Some old problems lingered. Despite the fact that the U.S. Department of Defense is the biggest customer for major software publishers (like Microsoft) some parts of the military refused to heed advice to upgrade their key software and the resulting problems eventually became news. For example, in 2015 the U.S. Navy revealed that it was paying as much as $30 million a year to get security patches for 100,000 older PCs still running Windows XP. At the time XP was a fifteen-year-old operating system, along with supporting software like Office, Exchange and Windows Server, still used by the navy despite the fact that Microsoft gave years of warnings that because of the age and vulnerability issues, it was going to stop supplying critical security patches unless users paid for it. Even then the security would not be as good as it is for more recent versions of all those programs. The navy had several reasons for not upgrading these older PCs. This involves the difficulty of getting software upgraded and some equipment redesigned to allow for installation of new hardware needed to handle the more powerful operating systems. There were also problems with political and bureaucratic interference with upgrades. It should be no surprise that this happens. Note that many commercial firms were still using XP, often for similar reasons.

Meanwhile the major software publishers offer special deals for continued tech support to major customers and the Department of Defense often takes advantage of them. For example, in 2012 the Department of Defense made a deal with Microsoft to obtain Microsoft products (operating systems and apps) for some two million military users, mostly in the army and air force for about $100 a year (for three years) per user. This is a typical software licensing deal for large organizations like major corporations. The Department of Defense can also get special modifications to software they buy in large quantities.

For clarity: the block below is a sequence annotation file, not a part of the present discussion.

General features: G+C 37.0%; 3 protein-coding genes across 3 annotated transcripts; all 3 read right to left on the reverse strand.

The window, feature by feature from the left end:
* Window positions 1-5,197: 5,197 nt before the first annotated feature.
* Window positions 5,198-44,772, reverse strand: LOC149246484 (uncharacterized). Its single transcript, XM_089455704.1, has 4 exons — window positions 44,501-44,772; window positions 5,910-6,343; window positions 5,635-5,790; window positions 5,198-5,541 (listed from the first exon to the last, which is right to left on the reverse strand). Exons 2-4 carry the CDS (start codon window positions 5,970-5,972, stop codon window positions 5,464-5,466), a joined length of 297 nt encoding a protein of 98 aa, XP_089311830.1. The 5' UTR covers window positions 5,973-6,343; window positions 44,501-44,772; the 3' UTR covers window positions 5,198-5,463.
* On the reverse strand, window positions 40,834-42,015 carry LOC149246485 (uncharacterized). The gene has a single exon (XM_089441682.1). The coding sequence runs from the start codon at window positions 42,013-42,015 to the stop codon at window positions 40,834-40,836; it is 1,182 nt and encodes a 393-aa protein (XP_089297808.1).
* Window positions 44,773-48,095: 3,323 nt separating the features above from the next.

The military realized they will have to spend more attention, and cash, on smaller computers, but in 2015 the military was using more of both the larger and handheld computers. Currently the most widely used computers are smartphones and “ruggedized” tablets.

While users (including military) were already shifting to smart phones for most of their computer needs, the desktop and laptop PCs are still doing most of the work in the military. At the beginning of the 21st century the operating system of choice was Microsoft Windows, which then had a 90 percent market share. By 2015 you had to include smartphones and tablets, and Windows was used on fewer and fewer small computers (desktop, laptop, tablet, smart phone) compared to over 80 percent for Android and most of the rest for Apple IOS devices and a few percent for others. This is a trend that really got going after 2005 as the tablet and smartphone became available. Hacker and Internet based crime is also shifting from Windows to Android and IOS devices. The military is working hard on providing better security for these handheld computers but still faces its greatest vulnerability on Windows systems.